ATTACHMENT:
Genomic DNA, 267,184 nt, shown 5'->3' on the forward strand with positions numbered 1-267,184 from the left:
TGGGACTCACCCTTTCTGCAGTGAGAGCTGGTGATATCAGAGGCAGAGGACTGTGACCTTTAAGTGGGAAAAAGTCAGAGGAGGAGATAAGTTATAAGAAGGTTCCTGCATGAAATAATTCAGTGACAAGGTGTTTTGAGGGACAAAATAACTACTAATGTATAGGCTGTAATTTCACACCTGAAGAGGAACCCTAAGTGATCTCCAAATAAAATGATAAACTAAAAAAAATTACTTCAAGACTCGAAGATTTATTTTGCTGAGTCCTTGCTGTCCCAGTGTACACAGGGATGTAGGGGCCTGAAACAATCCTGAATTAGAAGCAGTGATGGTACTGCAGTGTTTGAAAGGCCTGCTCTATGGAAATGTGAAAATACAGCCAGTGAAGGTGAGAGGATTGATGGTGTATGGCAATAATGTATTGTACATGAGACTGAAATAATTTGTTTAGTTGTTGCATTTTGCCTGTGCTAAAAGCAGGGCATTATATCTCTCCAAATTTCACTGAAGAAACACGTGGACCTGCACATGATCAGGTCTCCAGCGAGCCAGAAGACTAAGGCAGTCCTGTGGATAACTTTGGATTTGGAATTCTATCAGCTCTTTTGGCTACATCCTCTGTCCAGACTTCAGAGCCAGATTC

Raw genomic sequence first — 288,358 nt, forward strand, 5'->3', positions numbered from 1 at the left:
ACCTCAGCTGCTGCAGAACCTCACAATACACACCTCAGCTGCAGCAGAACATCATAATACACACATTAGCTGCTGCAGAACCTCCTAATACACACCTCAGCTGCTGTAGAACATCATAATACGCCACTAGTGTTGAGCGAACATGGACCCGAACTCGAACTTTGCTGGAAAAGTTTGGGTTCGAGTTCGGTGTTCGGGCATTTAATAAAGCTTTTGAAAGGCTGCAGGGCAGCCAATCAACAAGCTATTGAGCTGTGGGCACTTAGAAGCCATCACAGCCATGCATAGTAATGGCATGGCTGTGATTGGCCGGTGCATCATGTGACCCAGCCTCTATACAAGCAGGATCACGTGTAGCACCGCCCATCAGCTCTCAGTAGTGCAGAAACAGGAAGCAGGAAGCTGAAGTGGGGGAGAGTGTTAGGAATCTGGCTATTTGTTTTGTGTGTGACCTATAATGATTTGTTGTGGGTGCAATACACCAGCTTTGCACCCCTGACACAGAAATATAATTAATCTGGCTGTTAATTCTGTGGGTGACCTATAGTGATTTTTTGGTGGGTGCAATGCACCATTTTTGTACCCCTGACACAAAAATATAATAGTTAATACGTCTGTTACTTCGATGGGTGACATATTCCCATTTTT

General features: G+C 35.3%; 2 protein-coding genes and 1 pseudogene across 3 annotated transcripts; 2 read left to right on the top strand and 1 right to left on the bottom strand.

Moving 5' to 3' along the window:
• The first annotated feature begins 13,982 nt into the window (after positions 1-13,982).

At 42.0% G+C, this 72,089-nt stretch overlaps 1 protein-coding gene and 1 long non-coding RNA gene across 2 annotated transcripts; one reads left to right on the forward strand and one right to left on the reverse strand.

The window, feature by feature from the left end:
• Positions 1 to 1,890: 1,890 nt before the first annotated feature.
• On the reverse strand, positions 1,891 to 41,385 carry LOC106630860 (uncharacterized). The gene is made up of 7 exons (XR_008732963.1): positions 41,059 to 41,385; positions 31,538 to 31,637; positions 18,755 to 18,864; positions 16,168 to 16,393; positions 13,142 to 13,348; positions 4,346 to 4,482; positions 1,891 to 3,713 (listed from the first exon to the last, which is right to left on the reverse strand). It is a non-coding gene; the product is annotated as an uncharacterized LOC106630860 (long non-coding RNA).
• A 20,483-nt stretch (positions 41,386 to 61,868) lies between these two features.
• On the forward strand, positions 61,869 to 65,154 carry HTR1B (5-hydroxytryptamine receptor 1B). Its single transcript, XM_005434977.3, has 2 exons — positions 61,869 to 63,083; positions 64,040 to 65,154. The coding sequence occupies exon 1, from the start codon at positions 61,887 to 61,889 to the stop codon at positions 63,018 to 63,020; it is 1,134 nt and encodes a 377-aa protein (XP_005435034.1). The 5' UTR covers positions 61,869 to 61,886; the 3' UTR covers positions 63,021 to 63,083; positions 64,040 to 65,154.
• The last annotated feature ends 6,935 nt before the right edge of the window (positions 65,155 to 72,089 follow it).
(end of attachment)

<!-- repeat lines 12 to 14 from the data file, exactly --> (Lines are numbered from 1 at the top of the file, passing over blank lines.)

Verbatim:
• A 20,483-nt stretch (positions 41,386 to 61,868) lies between these two features.
• On the forward strand, positions 61,869 to 65,154 carry HTR1B (5-hydroxytryptamine receptor 1B). Its single transcript, XM_005434977.3, has 2 exons — positions 61,869 to 63,083; positions 64,040 to 65,154. The coding sequence occupies exon 1, from the start codon at positions 61,887 to 61,889 to the stop codon at positions 63,018 to 63,020; it is 1,134 nt and encodes a 377-aa protein (XP_005435034.1). The 5' UTR covers positions 61,869 to 61,886; the 3' UTR covers positions 63,021 to 63,083; positions 64,040 to 65,154.
• The last annotated feature ends 6,935 nt before the right edge of the window (positions 65,155 to 72,089 follow it).